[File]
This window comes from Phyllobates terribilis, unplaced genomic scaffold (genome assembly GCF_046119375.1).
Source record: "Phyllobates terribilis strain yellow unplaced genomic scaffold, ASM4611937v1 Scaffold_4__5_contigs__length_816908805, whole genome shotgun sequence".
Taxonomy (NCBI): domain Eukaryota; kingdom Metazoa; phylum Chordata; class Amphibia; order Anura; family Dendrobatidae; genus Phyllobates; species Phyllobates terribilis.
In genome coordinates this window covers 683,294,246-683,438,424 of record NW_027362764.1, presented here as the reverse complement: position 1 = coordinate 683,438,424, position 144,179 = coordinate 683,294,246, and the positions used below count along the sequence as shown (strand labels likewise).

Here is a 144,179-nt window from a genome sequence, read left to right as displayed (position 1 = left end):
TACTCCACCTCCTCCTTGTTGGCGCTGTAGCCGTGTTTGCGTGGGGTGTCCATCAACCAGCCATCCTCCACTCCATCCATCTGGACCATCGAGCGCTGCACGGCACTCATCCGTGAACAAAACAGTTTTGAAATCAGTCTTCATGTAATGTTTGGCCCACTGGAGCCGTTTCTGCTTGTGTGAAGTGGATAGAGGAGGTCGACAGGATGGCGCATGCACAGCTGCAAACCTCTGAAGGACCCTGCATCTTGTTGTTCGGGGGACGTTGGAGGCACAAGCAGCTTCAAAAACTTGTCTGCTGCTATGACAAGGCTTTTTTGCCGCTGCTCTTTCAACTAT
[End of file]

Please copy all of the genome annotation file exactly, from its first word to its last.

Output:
This window comes from Phyllobates terribilis, unplaced genomic scaffold (genome assembly GCF_046119375.1).
Source record: "Phyllobates terribilis strain yellow unplaced genomic scaffold, ASM4611937v1 Scaffold_4__5_contigs__length_816908805, whole genome shotgun sequence".
Taxonomy (NCBI): domain Eukaryota; kingdom Metazoa; phylum Chordata; class Amphibia; order Anura; family Dendrobatidae; genus Phyllobates; species Phyllobates terribilis.
In genome coordinates this window covers 683,294,246-683,438,424 of record NW_027362764.1, presented here as the reverse complement: position 1 = coordinate 683,438,424, position 144,179 = coordinate 683,294,246, and the positions used below count along the sequence as shown (strand labels likewise).

Here is a 144,179-nt window from a genome sequence, read left to right as displayed (position 1 = left end):
TACTCCACCTCCTCCTTGTTGGCGCTGTAGCCGTGTTTGCGTGGGGTGTCCATCAACCAGCCATCCTCCACTCCATCCATCTGGACCATCGAGCGCTGCACGGCACTCATCCGTGAACAAAACAGTTTTGAAATCAGTCTTCATGTAATGTTTGGCCCACTGGAGCCGTTTCTGCTTGTGTGAAGTGGATAGAGGAGGTCGACAGGATGGCGCATGCACAGCTGCAAACCTCTGAAGGACCCTGCATCTTGTTGTTCGGGGGACGTTGGAGGCACAAGCAGCTTCAAAAACTTGTCTGCTGCTATGACAAGGCTTTTTTGCCGCTGCTCTTTCAACTAT